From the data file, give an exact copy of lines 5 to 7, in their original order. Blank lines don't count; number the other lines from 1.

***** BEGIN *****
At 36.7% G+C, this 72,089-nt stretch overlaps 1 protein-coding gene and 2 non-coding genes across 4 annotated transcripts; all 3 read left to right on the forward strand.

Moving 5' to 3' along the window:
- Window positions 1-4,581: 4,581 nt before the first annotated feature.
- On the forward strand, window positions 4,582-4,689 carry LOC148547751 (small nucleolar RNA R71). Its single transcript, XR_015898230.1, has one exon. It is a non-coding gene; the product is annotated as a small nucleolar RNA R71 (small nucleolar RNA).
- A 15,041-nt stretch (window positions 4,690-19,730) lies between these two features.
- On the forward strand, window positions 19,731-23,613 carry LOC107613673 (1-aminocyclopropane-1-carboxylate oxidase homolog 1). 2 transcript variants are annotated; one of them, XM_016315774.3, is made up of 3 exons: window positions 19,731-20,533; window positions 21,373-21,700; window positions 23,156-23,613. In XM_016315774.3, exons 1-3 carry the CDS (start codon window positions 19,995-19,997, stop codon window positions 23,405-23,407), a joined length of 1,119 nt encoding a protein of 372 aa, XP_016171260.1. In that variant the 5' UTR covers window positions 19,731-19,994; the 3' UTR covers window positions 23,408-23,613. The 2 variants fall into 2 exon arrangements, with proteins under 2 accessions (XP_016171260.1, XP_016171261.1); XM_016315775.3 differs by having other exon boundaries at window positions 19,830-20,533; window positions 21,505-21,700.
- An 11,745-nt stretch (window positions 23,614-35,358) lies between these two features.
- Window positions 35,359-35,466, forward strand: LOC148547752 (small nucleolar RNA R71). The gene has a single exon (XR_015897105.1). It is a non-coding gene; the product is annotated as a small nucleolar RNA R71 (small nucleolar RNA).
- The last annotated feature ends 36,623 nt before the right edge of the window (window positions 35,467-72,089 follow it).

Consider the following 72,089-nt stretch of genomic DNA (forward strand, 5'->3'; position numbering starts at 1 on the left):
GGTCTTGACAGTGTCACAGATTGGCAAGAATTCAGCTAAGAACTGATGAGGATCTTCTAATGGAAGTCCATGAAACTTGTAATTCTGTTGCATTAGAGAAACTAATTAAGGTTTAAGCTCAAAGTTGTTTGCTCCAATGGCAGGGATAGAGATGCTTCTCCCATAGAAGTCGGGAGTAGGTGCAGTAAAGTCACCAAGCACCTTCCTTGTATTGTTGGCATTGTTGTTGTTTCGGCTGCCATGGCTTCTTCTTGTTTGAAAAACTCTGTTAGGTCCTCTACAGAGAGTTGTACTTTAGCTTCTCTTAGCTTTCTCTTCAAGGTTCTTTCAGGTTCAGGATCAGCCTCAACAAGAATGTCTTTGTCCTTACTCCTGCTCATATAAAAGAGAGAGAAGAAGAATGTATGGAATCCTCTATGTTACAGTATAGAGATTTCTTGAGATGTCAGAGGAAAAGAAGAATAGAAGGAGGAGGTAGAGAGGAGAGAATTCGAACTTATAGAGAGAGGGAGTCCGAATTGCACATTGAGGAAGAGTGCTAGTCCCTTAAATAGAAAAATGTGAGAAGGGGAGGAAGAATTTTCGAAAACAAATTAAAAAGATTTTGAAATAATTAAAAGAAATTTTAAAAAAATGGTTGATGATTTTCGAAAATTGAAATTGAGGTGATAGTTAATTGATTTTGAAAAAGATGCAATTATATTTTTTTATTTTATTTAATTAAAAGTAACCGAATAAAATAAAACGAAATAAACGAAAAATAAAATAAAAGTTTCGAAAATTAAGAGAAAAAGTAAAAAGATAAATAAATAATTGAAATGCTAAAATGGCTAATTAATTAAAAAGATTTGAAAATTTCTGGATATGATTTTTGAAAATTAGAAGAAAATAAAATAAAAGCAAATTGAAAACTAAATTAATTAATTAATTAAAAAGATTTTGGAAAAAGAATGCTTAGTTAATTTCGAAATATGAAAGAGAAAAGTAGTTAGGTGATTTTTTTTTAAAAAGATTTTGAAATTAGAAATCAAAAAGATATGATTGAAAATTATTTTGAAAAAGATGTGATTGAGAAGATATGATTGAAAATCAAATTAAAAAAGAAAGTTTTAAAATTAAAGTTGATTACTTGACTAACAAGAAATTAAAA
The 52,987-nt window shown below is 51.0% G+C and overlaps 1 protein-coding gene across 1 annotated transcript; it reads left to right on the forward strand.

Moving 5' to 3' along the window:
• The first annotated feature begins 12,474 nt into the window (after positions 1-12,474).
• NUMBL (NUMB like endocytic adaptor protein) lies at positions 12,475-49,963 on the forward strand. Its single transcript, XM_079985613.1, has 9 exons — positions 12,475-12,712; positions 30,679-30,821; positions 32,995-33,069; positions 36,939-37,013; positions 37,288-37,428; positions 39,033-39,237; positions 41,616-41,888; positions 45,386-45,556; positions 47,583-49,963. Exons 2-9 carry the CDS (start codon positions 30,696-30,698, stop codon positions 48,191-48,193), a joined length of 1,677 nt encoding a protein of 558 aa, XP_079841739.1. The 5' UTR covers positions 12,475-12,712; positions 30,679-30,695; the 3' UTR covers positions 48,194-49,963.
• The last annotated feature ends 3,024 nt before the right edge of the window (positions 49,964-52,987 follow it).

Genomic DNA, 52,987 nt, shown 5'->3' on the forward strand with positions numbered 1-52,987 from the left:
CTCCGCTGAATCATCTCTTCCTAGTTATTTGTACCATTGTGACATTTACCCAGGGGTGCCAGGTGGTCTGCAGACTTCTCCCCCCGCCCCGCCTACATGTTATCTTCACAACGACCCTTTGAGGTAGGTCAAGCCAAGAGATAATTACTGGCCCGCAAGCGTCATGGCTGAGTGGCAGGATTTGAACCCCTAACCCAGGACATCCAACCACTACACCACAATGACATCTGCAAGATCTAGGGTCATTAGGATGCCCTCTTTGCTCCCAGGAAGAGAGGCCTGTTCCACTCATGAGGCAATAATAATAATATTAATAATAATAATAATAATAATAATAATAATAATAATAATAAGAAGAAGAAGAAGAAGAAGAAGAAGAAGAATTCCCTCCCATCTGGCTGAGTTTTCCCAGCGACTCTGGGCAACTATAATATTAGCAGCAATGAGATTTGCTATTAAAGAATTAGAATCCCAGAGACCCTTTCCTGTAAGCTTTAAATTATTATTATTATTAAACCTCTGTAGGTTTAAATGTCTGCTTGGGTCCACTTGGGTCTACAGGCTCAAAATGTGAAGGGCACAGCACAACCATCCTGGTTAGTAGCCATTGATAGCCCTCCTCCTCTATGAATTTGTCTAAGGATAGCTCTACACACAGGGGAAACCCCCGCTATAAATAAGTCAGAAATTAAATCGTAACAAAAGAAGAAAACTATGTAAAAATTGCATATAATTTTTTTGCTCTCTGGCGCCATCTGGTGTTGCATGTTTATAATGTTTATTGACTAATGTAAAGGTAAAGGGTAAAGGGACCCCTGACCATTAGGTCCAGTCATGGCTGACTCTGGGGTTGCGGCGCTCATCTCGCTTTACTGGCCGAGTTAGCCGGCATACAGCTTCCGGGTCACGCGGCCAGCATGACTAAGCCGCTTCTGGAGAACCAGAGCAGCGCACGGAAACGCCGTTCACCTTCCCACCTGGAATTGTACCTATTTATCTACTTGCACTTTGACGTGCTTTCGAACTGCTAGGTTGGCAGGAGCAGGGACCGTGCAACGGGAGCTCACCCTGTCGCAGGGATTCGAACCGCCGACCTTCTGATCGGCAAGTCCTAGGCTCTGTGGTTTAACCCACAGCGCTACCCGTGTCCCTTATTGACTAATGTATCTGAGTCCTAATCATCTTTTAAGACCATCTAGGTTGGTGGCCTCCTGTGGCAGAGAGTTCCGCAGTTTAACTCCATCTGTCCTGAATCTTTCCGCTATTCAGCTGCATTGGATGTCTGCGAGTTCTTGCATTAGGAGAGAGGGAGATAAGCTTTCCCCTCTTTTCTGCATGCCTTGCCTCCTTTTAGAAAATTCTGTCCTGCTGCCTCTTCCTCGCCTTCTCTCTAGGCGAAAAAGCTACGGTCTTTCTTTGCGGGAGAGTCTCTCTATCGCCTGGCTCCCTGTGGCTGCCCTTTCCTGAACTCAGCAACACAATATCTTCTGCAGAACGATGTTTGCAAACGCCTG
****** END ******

- A 15,041-nt stretch (window positions 4,690-19,730) lies between these two features.
- On the forward strand, window positions 19,731-23,613 carry LOC107613673 (1-aminocyclopropane-1-carboxylate oxidase homolog 1). 2 transcript variants are annotated; one of them, XM_016315774.3, is made up of 3 exons: window positions 19,731-20,533; window positions 21,373-21,700; window positions 23,156-23,613. In XM_016315774.3, exons 1-3 carry the CDS (start codon window positions 19,995-19,997, stop codon window positions 23,405-23,407), a joined length of 1,119 nt encoding a protein of 372 aa, XP_016171260.1. In that variant the 5' UTR covers window positions 19,731-19,994; the 3' UTR covers window positions 23,408-23,613. The 2 variants fall into 2 exon arrangements, with proteins under 2 accessions (XP_016171260.1, XP_016171261.1); XM_016315775.3 differs by having other exon boundaries at window positions 19,830-20,533; window positions 21,505-21,700.
- An 11,745-nt stretch (window positions 23,614-35,358) lies between these two features.